Dreams and Writing

Dreams are weird. In our dreams, we can do and be anything. They’re thought to be the brain’s way of processing emotions, stimuli, memories, and other information that’s been absorbed throughout the day. Many of the people that appear in your dreams may be people you know, perhaps in different roles; but they are people you recognise, only a small percentage are people you don’t, and maybe you’ve seen out and about.

Within dreams, we can fulfil fantasies and play out scenarios that wouldn’t necessarily happen in the real world. For me, dreams can be extremely lucid. Many of my dreams feel so real that waking from them can be confusing, and it takes my brain a few minutes to adjust and realise I was asleep.

I’ve had odd and unsettling dreams that have woken me during the night, I’ve had pleasant dreams that leave me feeling good, I’ve also had dreams that have had credits and “Previously on…” moments – this might just be due to the amount of TV I watch though. I’ve also had dreams that continue night on night or ones that I go back to after a few nights, and even ones that link to others in some way, either by character or occurrences.

Some dreams I have, disappear into the ether as soon as I open my eyes, others stay with me for hours, and some – like the ones I’m going to talk about – stay with me for years.

The dreams that stay with me for years can do so for a few reasons. This can be because they were so good/bad that they linger in my mind, or because I think it’s a good idea that I can develop.

Creatures was one such story that I developed from a dream.

I remember the basic premise from the dream was that there was a scientist (someone I didn’t recognise played this character) who was in a lab. Something went wrong in this lab, the accident spawning mutant rats that caused an apocalyptic event.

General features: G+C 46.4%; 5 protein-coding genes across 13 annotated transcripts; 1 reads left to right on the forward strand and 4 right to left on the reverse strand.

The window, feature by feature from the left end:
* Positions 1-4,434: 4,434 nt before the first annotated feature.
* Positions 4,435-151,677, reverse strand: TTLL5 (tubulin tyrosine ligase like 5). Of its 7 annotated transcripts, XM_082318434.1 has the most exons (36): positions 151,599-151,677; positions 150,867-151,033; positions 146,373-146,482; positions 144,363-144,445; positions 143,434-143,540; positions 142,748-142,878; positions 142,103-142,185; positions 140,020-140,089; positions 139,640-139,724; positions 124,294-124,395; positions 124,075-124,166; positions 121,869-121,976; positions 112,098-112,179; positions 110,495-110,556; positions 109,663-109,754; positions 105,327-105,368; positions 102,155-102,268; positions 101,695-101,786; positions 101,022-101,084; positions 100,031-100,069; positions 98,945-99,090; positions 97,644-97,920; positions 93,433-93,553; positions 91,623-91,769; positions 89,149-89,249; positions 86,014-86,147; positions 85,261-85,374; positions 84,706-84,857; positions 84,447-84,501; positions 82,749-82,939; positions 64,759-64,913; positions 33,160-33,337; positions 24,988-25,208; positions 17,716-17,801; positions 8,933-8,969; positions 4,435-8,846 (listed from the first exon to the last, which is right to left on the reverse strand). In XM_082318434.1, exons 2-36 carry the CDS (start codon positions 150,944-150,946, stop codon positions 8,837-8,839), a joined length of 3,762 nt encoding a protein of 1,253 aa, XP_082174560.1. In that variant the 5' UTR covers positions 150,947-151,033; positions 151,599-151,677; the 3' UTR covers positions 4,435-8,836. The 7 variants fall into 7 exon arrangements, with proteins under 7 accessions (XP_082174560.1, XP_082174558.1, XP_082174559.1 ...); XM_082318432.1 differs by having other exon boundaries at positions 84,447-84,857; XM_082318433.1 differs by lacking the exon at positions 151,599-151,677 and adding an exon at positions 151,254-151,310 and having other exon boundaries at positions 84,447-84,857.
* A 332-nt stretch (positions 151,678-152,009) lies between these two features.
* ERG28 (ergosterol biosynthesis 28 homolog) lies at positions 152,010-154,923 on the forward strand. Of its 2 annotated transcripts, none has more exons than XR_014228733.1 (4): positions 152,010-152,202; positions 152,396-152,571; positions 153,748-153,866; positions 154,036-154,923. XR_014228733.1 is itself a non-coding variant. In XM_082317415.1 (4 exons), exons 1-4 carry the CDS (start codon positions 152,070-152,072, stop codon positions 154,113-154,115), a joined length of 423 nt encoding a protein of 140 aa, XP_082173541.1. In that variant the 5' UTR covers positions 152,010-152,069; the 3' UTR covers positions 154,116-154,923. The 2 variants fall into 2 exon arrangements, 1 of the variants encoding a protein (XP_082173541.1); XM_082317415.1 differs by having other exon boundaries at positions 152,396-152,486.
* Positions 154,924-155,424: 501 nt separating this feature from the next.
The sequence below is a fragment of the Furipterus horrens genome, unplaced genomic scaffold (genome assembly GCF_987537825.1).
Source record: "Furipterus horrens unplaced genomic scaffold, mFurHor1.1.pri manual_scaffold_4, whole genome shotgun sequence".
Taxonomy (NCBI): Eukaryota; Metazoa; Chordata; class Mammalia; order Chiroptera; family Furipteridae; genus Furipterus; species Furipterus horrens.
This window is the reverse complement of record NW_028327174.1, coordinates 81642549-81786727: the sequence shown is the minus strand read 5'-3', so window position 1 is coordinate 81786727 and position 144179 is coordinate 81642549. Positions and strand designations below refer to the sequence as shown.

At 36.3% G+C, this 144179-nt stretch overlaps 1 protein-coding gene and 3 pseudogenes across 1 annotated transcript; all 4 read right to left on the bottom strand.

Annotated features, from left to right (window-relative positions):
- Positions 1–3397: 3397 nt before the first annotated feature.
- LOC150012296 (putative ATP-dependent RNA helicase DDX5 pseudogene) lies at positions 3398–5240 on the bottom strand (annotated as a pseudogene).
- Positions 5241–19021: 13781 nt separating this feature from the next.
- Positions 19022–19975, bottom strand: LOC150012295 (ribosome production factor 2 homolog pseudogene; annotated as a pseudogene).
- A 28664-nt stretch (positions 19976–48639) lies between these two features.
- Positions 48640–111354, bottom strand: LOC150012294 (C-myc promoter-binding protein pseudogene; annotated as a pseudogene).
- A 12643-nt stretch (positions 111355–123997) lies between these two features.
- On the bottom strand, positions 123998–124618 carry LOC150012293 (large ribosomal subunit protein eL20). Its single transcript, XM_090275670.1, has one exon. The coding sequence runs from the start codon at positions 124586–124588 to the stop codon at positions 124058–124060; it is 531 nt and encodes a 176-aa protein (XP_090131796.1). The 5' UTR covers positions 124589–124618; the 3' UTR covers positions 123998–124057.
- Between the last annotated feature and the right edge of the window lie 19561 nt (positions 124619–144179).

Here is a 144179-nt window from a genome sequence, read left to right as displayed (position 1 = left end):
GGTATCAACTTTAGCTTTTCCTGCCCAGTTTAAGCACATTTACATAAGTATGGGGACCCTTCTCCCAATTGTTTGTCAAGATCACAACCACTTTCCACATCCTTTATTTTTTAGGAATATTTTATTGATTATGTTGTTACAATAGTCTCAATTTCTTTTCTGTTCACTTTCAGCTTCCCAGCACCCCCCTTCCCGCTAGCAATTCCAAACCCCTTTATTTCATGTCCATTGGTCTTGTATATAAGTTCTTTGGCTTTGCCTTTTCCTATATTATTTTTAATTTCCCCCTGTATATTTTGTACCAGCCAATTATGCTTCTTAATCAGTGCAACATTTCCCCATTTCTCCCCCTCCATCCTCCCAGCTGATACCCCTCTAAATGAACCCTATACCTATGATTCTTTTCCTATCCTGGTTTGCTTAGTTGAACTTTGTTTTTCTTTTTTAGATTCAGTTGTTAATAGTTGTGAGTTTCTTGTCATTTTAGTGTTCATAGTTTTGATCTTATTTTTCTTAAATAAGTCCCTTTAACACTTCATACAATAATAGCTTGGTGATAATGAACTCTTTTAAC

Something with this dream stuck with me, and I couldn’t stop thinking about it and I kept remembering extra details to the point where I had to write it down, hoping that this would stop it from being at the forefront of my thoughts. The more I wrote and added to the story, the more I remembered from my dream. It was an odd process, but it worked and allowed me to get the story down on paper and organised into what became my first novel.

I’ve had several other dreams of this type that I’m attempting to develop into a coherent story. These include; It’s All in the Eyes and Blindsighted – but ironically not my story based around dreams.

It’s All in the Eyes is a story that’s been in my head for around 17 years and one that I’ve tried to write down on multiple occasions without much success, but it’s still in there, rattling around trying to escape. Recently – as I’ve said in a previous post – I’ve started working on this again. There are few new details that I’ve added to make the story flow and read better, but the basic idea is from a dream that I had nearly 2 decades ago.

I find it odd that dreams like this stick with me. This dream isn’t special. It’s not one that I’ve actively tried to remember but it just lingers in my mind. I wonder if – once I written and released it into the world – whether the dream itself will made into memory or whether it will continue to be at the forefront of my brain. Creatures did this. I’m working on a sequel to it, but the dream that the first book was developed from has faded away. It still crops up now and then when I think about it, but otherwise, it’s like most other dreams I’ve had and had been relegated to the back of my mind.

As I work on my latest story idea, I’m doing research into dreams, what they are, what causes them, and why some of them feel more real than others. This may help me understand why dreams like the one that spawned Creatures are difficult to shake, or it might just confuse me further. Whatever dreams are, I stand by my previous utterance; dreams are weird.

One thought on “Dreams and Writing

  1. It’s so cool that you got the inspiration for your novel from a dream! I have strange dreams myself. I’ve never had a story develop from one of them, because they’re so weird and humorous. I have managed to write a couple of blog posts about them – so that’s something.
    All the best, Michelle (michellesclutterbox.com)

    Like

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